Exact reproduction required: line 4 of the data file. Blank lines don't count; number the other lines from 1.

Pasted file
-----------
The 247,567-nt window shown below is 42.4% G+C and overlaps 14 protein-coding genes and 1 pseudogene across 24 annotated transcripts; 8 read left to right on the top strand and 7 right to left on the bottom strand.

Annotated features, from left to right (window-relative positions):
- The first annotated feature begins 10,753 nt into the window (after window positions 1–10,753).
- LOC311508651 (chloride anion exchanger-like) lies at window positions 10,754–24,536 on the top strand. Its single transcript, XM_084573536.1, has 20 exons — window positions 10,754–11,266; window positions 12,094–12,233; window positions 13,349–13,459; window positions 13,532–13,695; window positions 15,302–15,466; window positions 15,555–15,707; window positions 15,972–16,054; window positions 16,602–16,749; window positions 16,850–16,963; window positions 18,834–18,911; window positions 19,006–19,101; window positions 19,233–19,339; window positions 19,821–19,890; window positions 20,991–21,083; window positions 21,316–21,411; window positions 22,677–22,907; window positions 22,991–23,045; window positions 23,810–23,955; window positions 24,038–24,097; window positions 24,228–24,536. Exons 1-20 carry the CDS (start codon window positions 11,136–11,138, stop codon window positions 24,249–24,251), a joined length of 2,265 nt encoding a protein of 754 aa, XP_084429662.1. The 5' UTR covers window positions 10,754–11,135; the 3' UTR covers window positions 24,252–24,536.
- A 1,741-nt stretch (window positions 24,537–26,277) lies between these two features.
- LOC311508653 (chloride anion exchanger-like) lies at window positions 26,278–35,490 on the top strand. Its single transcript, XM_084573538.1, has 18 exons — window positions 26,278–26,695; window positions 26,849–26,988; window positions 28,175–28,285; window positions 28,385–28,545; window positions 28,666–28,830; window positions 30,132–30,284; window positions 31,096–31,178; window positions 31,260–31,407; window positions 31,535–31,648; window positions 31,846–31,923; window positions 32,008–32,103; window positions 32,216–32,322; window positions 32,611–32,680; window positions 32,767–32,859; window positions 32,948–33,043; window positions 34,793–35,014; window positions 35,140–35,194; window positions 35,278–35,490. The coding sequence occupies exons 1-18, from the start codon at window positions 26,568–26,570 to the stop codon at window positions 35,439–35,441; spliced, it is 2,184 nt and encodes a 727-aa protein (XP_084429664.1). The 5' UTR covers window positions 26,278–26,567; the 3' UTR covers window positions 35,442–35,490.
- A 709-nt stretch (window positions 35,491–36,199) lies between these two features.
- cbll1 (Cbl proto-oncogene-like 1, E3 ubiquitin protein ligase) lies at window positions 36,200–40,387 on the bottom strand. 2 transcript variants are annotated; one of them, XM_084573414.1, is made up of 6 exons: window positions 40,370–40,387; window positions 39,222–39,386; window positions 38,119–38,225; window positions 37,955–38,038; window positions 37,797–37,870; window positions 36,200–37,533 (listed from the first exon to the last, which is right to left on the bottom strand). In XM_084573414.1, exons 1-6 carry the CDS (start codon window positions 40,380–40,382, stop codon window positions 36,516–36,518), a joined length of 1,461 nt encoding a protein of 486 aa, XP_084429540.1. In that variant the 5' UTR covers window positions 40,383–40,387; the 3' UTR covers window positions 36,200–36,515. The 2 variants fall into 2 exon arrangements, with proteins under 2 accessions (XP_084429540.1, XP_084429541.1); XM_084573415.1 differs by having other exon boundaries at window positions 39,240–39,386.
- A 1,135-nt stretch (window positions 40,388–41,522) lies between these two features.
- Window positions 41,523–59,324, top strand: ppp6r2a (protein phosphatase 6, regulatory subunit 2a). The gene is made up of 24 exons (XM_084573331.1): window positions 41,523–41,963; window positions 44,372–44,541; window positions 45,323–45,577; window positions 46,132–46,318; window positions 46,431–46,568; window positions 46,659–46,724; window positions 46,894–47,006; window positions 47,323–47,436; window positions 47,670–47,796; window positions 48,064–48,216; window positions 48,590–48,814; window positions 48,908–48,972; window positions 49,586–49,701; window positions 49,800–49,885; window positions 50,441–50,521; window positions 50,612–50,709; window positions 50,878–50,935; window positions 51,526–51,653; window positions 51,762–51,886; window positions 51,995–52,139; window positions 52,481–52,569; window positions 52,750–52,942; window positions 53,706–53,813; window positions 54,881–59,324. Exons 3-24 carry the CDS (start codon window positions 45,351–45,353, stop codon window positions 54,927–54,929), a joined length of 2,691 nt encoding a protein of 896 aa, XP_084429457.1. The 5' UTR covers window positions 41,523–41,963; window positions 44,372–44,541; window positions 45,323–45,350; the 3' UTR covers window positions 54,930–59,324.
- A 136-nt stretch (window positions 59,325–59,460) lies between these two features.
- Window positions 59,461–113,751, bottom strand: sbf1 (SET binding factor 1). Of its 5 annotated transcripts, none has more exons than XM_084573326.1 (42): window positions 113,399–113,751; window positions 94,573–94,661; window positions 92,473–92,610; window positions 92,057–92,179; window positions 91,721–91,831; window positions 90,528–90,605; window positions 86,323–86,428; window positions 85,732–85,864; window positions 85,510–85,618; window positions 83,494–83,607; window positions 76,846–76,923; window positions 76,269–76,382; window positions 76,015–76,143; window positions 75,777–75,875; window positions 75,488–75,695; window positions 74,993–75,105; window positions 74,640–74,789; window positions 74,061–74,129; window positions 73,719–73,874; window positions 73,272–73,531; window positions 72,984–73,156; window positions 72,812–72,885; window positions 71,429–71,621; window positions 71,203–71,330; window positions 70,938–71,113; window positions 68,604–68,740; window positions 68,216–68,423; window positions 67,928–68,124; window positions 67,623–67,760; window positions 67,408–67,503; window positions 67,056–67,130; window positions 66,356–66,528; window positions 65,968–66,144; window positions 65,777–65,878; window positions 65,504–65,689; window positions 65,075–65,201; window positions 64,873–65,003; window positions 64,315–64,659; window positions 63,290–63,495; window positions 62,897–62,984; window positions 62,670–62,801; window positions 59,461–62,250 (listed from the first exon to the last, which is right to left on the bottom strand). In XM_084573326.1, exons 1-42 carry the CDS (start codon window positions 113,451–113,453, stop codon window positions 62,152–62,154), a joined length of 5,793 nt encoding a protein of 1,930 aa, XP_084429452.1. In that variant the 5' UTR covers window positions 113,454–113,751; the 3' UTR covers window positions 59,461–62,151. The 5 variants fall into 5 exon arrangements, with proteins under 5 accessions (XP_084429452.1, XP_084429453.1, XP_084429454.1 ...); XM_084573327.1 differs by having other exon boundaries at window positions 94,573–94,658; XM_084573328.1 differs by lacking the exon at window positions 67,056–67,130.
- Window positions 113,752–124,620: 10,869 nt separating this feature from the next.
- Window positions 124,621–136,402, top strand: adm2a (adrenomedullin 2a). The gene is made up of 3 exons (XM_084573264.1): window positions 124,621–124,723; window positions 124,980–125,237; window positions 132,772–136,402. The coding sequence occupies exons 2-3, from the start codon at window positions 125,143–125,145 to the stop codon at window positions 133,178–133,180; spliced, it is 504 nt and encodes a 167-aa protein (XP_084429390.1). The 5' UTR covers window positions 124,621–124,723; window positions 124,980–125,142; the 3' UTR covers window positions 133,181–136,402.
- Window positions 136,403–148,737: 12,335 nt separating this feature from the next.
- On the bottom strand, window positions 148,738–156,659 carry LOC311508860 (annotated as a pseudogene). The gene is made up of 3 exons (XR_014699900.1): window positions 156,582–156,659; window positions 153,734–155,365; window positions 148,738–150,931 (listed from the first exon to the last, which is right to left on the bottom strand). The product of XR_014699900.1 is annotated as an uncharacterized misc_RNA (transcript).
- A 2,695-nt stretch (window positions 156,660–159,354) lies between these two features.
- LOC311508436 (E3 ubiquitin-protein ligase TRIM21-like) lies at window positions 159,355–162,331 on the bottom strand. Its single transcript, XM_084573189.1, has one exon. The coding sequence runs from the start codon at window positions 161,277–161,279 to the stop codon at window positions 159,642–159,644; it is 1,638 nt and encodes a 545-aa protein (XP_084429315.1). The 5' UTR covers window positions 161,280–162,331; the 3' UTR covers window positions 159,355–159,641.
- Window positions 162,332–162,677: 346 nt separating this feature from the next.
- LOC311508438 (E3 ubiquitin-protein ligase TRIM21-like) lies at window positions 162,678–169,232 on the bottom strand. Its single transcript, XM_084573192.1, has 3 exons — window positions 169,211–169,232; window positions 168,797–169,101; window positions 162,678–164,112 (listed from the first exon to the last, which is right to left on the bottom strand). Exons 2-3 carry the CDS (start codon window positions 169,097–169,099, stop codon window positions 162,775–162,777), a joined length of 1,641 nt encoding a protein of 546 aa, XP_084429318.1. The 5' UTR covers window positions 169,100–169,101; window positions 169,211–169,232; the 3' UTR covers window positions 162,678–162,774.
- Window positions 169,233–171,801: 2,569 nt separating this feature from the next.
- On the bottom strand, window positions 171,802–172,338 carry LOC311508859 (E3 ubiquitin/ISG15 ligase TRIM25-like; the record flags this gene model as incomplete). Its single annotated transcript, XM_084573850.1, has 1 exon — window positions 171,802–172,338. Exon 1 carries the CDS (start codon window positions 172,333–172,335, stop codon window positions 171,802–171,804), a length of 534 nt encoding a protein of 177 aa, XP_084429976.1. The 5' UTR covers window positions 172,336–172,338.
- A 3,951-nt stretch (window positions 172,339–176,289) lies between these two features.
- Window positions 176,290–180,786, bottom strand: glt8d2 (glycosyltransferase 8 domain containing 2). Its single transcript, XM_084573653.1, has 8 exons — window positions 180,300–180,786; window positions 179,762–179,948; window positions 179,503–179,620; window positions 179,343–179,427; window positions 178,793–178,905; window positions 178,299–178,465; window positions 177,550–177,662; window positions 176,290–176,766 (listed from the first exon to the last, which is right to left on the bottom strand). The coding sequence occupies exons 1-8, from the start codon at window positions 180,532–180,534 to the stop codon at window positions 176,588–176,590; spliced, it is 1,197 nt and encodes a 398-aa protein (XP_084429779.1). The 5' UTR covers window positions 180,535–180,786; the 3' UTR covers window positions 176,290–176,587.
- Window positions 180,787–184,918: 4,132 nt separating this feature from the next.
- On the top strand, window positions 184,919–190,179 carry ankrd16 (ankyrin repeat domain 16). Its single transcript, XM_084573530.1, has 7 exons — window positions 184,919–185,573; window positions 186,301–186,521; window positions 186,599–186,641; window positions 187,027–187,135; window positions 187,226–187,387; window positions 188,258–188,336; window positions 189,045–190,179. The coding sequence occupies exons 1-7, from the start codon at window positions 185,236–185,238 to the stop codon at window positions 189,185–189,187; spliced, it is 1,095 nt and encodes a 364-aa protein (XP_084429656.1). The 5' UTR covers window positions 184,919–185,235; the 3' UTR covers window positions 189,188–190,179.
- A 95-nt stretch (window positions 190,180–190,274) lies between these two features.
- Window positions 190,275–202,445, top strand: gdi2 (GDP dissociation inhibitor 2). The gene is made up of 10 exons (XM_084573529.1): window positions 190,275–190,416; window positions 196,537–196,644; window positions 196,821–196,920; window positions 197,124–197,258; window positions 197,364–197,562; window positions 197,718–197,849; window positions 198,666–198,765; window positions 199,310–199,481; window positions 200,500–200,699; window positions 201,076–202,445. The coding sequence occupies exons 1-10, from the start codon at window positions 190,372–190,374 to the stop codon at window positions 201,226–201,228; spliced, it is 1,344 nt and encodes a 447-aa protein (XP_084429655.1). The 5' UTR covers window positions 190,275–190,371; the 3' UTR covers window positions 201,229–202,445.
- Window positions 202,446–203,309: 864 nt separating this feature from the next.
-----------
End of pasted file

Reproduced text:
- LOC311508651 (chloride anion exchanger-like) lies at window positions 10,754–24,536 on the top strand. Its single transcript, XM_084573536.1, has 20 exons — window positions 10,754–11,266; window positions 12,094–12,233; window positions 13,349–13,459; window positions 13,532–13,695; window positions 15,302–15,466; window positions 15,555–15,707; window positions 15,972–16,054; window positions 16,602–16,749; window positions 16,850–16,963; window positions 18,834–18,911; window positions 19,006–19,101; window positions 19,233–19,339; window positions 19,821–19,890; window positions 20,991–21,083; window positions 21,316–21,411; window positions 22,677–22,907; window positions 22,991–23,045; window positions 23,810–23,955; window positions 24,038–24,097; window positions 24,228–24,536. Exons 1-20 carry the CDS (start codon window positions 11,136–11,138, stop codon window positions 24,249–24,251), a joined length of 2,265 nt encoding a protein of 754 aa, XP_084429662.1. The 5' UTR covers window positions 10,754–11,135; the 3' UTR covers window positions 24,252–24,536.